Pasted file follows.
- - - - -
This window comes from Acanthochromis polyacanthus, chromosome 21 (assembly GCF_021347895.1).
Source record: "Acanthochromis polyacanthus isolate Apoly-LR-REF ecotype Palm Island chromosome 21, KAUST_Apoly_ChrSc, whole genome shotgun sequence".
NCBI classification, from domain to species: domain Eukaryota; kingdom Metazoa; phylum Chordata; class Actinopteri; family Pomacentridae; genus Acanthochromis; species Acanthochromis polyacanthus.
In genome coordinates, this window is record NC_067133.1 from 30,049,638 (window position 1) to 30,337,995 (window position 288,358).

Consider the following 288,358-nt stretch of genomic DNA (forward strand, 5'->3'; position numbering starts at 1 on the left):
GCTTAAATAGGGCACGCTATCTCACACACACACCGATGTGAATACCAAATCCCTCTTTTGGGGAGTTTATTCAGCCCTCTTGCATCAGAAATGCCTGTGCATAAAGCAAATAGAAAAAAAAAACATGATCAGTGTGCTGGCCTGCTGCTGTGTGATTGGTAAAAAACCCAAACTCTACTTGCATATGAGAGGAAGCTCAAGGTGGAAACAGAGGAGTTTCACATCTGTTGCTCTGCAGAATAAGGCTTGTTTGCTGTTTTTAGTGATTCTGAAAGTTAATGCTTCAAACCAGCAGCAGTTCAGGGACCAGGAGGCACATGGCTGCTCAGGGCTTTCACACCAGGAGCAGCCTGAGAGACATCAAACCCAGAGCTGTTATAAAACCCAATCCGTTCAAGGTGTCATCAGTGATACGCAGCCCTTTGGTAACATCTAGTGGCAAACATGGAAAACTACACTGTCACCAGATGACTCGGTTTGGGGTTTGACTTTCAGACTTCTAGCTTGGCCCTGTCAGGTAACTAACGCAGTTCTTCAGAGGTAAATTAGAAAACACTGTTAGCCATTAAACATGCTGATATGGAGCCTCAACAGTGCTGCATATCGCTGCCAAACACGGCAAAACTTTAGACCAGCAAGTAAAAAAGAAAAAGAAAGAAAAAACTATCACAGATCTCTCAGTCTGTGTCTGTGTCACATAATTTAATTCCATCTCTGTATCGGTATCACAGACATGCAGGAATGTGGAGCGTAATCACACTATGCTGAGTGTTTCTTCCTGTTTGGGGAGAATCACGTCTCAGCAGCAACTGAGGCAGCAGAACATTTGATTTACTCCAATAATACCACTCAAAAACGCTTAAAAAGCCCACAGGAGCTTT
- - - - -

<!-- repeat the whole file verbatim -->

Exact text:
This window comes from Acanthochromis polyacanthus, chromosome 21 (assembly GCF_021347895.1).
Source record: "Acanthochromis polyacanthus isolate Apoly-LR-REF ecotype Palm Island chromosome 21, KAUST_Apoly_ChrSc, whole genome shotgun sequence".
NCBI classification, from domain to species: domain Eukaryota; kingdom Metazoa; phylum Chordata; class Actinopteri; family Pomacentridae; genus Acanthochromis; species Acanthochromis polyacanthus.
In genome coordinates, this window is record NC_067133.1 from 30,049,638 (window position 1) to 30,337,995 (window position 288,358).

Consider the following 288,358-nt stretch of genomic DNA (forward strand, 5'->3'; position numbering starts at 1 on the left):
GCTTAAATAGGGCACGCTATCTCACACACACACCGATGTGAATACCAAATCCCTCTTTTGGGGAGTTTATTCAGCCCTCTTGCATCAGAAATGCCTGTGCATAAAGCAAATAGAAAAAAAAAACATGATCAGTGTGCTGGCCTGCTGCTGTGTGATTGGTAAAAAACCCAAACTCTACTTGCATATGAGAGGAAGCTCAAGGTGGAAACAGAGGAGTTTCACATCTGTTGCTCTGCAGAATAAGGCTTGTTTGCTGTTTTTAGTGATTCTGAAAGTTAATGCTTCAAACCAGCAGCAGTTCAGGGACCAGGAGGCACATGGCTGCTCAGGGCTTTCACACCAGGAGCAGCCTGAGAGACATCAAACCCAGAGCTGTTATAAAACCCAATCCGTTCAAGGTGTCATCAGTGATACGCAGCCCTTTGGTAACATCTAGTGGCAAACATGGAAAACTACACTGTCACCAGATGACTCGGTTTGGGGTTTGACTTTCAGACTTCTAGCTTGGCCCTGTCAGGTAACTAACGCAGTTCTTCAGAGGTAAATTAGAAAACACTGTTAGCCATTAAACATGCTGATATGGAGCCTCAACAGTGCTGCATATCGCTGCCAAACACGGCAAAACTTTAGACCAGCAAGTAAAAAAGAAAAAGAAAGAAAAAACTATCACAGATCTCTCAGTCTGTGTCTGTGTCACATAATTTAATTCCATCTCTGTATCGGTATCACAGACATGCAGGAATGTGGAGCGTAATCACACTATGCTGAGTGTTTCTTCCTGTTTGGGGAGAATCACGTCTCAGCAGCAACTGAGGCAGCAGAACATTTGATTTACTCCAATAATACCACTCAAAAACGCTTAAAAAGCCCACAGGAGCTTT